And I beseech you, good master secretary, pray my lord my father and my lady to be so good to us, and to let me have their blessings and my husband their good will; and I will never desire more of them. Also, I pray you, desire my lord Norfolk and my lord my brother to be good to us, I dare not write to them, they are so cruel against us; but if, with any pain that I could take with my life, I might win their good wills, I promise you there is no child living would venture more than I. And so I pray you to report by me, and you shall find my writing true, in all points which I may please them in I shall be ready to obey them nearest my husband, whom I am most bound to; to whom I most heartily beseech you to be good unto, which, for my sake, is a poor banished man for an honest and godly cause. And seeing that I have read in old books that some, for as just causes, have by kings and queens been pardoned by the suit of good folks, I trust it shall be out chance, through your good help, to come to the same; as knoweth the (Lord) God, who send you health and heart’s ease. Scribbled by her ill hand, who is your poor, humble suitor, always to command,
Mary Stafford.” (Wilkinson 2010)
Mary’s letter shows us that she was a literate woman who knew how to read and write. But her letter gives us a deeper insight than just this into the type of woman that Mary was and why she decided to defy the rules and marry William Stafford. In her letter Mary humbles herself and acknowledges that her action of marrying William was considered to be wrong. She also recognises that she has brought the King and Queen’s displeasure upon herself and her husband.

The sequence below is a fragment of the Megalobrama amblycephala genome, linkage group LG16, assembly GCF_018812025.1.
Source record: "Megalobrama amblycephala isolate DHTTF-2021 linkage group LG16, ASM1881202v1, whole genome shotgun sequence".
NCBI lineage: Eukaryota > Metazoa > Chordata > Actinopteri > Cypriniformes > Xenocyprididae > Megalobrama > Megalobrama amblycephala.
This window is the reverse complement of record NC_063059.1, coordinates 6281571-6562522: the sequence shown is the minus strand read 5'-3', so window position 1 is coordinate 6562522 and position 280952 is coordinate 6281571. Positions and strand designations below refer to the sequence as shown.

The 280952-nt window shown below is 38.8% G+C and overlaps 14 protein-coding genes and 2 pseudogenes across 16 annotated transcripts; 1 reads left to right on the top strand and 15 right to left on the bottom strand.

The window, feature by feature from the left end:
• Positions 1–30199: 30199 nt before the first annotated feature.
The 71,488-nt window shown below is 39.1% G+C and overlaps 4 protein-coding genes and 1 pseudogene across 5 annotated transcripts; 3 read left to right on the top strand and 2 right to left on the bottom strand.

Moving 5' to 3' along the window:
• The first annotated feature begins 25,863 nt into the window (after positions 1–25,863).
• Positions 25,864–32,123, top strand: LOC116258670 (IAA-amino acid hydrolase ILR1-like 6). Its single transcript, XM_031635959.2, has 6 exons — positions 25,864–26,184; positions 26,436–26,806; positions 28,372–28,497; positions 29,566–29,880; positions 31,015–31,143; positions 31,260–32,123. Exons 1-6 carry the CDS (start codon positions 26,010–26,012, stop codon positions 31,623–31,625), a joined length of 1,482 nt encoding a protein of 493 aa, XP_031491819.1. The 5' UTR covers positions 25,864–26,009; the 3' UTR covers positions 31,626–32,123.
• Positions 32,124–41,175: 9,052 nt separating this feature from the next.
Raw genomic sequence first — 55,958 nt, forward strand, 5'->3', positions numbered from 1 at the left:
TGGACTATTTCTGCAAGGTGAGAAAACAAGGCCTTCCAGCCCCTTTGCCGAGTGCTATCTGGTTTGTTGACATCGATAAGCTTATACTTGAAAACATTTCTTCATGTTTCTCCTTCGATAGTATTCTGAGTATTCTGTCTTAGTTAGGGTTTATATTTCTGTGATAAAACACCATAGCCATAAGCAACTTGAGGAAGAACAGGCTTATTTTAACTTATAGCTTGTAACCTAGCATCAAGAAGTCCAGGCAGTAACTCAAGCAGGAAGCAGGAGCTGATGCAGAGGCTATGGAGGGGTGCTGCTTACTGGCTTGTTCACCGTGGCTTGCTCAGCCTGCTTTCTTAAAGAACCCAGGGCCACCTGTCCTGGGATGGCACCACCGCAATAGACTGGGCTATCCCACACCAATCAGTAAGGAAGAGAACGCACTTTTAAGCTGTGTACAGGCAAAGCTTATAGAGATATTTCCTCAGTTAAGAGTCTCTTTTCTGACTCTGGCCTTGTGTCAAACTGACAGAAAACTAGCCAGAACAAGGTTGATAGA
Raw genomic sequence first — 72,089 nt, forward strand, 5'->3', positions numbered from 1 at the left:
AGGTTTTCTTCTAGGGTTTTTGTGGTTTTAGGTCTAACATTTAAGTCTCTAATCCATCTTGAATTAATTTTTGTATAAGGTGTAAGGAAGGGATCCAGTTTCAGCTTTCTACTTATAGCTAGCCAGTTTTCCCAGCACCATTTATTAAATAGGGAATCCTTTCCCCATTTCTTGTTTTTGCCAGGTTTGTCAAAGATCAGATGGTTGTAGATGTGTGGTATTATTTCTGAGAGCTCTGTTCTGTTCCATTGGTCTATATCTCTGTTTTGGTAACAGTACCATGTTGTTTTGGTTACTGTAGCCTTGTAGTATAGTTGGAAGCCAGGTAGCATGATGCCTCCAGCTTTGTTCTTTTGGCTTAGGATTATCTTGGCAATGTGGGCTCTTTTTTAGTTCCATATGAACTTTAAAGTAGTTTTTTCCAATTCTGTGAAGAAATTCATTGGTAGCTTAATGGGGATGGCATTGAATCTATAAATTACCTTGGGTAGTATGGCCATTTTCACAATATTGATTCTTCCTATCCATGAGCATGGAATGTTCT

Moving on from this Mary also states her case, saying that William was in love with her and she saw such love and honesty in him that she in return fell in love. Her feelings of love continue when she states that she would not wish to marry another even if they were to raise Mary to the greatest queen in Christendom. Instead she would be content to beg for bread as long as it was with her beloved William. She also stresses that William also feels this way about her. She writes that she was in bondage and that by marrying William she found freedom. This could very well refer to the attitude of her family towards her during her widowhood. After the death of her first husband it is clear that Thomas Boleyn did not wish to assist or support his daughter and the tension within the family may have left Mary feeling as though she was not wanted and trapped.
Mary praises her husband and although he is from a low birth and has little to give her he is a good man who loves her deeply. Mary implores Thomas Cromwell for assistance, seeking that he may intervene on her behalf with the King and Queen so that they may take pity upon Mary and her husband. It is also interesting to note that Mary openly acknowledges how angry her sister is with her and that she is deeply upset by this. She writes that all she wishes is for her sister and father’s blessings as well as that of her brother George and her uncle the Duke of Norfolk. It is interesting to note that Mary writes of how cruel her brother and Uncle were towards her. We do not know exactly how they were cruel or what their actions were towards their sister and niece. Yet it is interesting to note that despite their great cruelty Mary still wished for their blessings. This may be because she wished to be back in her sister’s good graces or quite simply she just wished for the love of her family.